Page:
While in Bluff I had the chance to stay in the "Cowboy Cabin". I don't think it was historically part of the fort. But it was kind of like an old bunkhouse. Very quaint.
So of the fort itself, only a few original buildings, or building remains are present. Most of what is there now has been rebuilt. The Hole in The Rock Foundation is working with family members and others to reconstruct this area to match, as close as possible, what it was like in 1886.
There is a lot of work to be done on a limited budget, but I am impressed with what they are doing, and with what they have accomplished.
This is all that remains of one of the homes. The foundation intends on rebuilding this structure at some point, using what they can of the original stone.
Above is the Log Meetinghouse which served as a school, church, courthouse, and dance hall. The inside is set up for either a meeting or school, and from what I understand, the foundation uses it even now for small gatherings and functions.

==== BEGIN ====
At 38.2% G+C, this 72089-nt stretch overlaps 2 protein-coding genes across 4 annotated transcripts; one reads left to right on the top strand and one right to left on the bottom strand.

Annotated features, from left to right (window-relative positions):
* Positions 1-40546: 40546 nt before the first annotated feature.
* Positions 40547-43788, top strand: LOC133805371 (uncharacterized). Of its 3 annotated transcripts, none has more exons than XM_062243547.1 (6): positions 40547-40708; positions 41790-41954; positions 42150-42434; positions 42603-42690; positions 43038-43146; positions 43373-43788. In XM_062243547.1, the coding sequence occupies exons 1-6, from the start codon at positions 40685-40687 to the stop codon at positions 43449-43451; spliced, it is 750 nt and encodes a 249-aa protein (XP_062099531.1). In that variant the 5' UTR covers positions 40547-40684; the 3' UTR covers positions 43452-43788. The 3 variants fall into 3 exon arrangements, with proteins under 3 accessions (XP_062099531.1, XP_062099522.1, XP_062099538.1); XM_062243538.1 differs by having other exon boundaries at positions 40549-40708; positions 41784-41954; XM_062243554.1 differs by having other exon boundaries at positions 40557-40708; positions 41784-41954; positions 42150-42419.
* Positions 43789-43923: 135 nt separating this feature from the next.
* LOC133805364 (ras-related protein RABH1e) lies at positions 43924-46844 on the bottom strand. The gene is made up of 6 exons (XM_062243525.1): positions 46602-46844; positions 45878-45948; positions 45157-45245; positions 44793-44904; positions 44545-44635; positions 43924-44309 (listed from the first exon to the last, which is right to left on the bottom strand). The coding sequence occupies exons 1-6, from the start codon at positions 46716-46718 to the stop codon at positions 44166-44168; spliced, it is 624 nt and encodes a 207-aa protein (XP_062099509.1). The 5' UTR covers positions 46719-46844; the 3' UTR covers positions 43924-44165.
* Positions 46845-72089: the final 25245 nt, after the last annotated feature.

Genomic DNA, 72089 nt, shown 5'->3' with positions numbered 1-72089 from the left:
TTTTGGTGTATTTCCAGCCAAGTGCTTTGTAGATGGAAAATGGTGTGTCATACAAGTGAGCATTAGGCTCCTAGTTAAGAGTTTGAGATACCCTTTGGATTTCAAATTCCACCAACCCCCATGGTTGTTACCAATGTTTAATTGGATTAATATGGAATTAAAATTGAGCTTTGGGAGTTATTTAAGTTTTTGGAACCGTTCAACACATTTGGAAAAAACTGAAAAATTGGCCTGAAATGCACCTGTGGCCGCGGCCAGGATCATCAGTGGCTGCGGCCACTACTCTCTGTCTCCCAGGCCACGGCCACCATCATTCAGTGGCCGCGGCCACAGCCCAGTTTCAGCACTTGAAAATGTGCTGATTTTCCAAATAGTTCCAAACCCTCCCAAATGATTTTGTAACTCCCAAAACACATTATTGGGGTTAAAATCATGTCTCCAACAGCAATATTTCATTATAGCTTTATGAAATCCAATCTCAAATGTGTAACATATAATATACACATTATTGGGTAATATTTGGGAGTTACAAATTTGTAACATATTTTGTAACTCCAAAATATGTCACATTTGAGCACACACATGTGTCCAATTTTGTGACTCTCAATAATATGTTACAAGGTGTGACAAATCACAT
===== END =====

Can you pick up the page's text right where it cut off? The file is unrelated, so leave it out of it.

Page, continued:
These are the replicas of some of the cabins that are being rebuilt. Family members come together, raise the money, and then over one weekend, raise the cabin. Theses will eventually line the perimeter of the square.
This is one of the original wagons that came through the Hole in The Rock trail.
This is referred to as the Barton Cabin. Much has been rebuilt, but a portion of the cabin is original, the only original cabin still standing in the area. And in front of the building, an old covered wagon, similar to what the settlers used to make that incredible journey.
More cabins, making up one corner of the fort.
I think this foundation is doing a great job, and it's exciting to be a part of this project, however small that part might be.